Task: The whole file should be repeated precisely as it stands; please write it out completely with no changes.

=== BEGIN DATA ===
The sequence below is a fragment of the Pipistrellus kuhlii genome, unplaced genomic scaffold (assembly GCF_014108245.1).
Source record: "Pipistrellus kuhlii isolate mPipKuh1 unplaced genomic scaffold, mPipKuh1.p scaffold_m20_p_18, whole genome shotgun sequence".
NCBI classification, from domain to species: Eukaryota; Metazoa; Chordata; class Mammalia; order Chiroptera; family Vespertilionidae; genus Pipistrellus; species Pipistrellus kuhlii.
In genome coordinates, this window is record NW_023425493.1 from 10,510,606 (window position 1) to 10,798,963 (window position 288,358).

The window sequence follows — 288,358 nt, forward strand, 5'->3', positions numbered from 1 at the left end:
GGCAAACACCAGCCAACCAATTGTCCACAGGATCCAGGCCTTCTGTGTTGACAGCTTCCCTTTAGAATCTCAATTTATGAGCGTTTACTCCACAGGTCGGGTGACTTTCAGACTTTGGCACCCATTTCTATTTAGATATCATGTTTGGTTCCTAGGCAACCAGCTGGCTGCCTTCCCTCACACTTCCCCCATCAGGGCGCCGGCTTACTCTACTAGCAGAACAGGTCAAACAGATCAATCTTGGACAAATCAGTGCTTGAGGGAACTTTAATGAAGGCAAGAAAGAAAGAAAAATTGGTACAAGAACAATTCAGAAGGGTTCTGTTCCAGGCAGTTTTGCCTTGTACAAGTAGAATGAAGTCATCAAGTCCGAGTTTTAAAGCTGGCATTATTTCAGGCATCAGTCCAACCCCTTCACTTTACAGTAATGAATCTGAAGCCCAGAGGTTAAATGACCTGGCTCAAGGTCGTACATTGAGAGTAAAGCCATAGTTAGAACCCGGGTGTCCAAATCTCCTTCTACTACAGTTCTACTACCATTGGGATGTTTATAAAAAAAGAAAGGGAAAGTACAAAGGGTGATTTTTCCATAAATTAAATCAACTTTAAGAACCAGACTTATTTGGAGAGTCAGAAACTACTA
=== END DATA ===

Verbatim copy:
The sequence below is a fragment of the Pipistrellus kuhlii genome, unplaced genomic scaffold (assembly GCF_014108245.1).
Source record: "Pipistrellus kuhlii isolate mPipKuh1 unplaced genomic scaffold, mPipKuh1.p scaffold_m20_p_18, whole genome shotgun sequence".
NCBI classification, from domain to species: Eukaryota; Metazoa; Chordata; class Mammalia; order Chiroptera; family Vespertilionidae; genus Pipistrellus; species Pipistrellus kuhlii.
In genome coordinates, this window is record NW_023425493.1 from 10,510,606 (window position 1) to 10,798,963 (window position 288,358).

The window sequence follows — 288,358 nt, forward strand, 5'->3', positions numbered from 1 at the left end:
GGCAAACACCAGCCAACCAATTGTCCACAGGATCCAGGCCTTCTGTGTTGACAGCTTCCCTTTAGAATCTCAATTTATGAGCGTTTACTCCACAGGTCGGGTGACTTTCAGACTTTGGCACCCATTTCTATTTAGATATCATGTTTGGTTCCTAGGCAACCAGCTGGCTGCCTTCCCTCACACTTCCCCCATCAGGGCGCCGGCTTACTCTACTAGCAGAACAGGTCAAACAGATCAATCTTGGACAAATCAGTGCTTGAGGGAACTTTAATGAAGGCAAGAAAGAAAGAAAAATTGGTACAAGAACAATTCAGAAGGGTTCTGTTCCAGGCAGTTTTGCCTTGTACAAGTAGAATGAAGTCATCAAGTCCGAGTTTTAAAGCTGGCATTATTTCAGGCATCAGTCCAACCCCTTCACTTTACAGTAATGAATCTGAAGCCCAGAGGTTAAATGACCTGGCTCAAGGTCGTACATTGAGAGTAAAGCCATAGTTAGAACCCGGGTGTCCAAATCTCCTTCTACTACAGTTCTACTACCATTGGGATGTTTATAAAAAAAGAAAGGGAAAGTACAAAGGGTGATTTTTCCATAAATTAAATCAACTTTAAGAACCAGACTTATTTGGAGAGTCAGAAACTACTA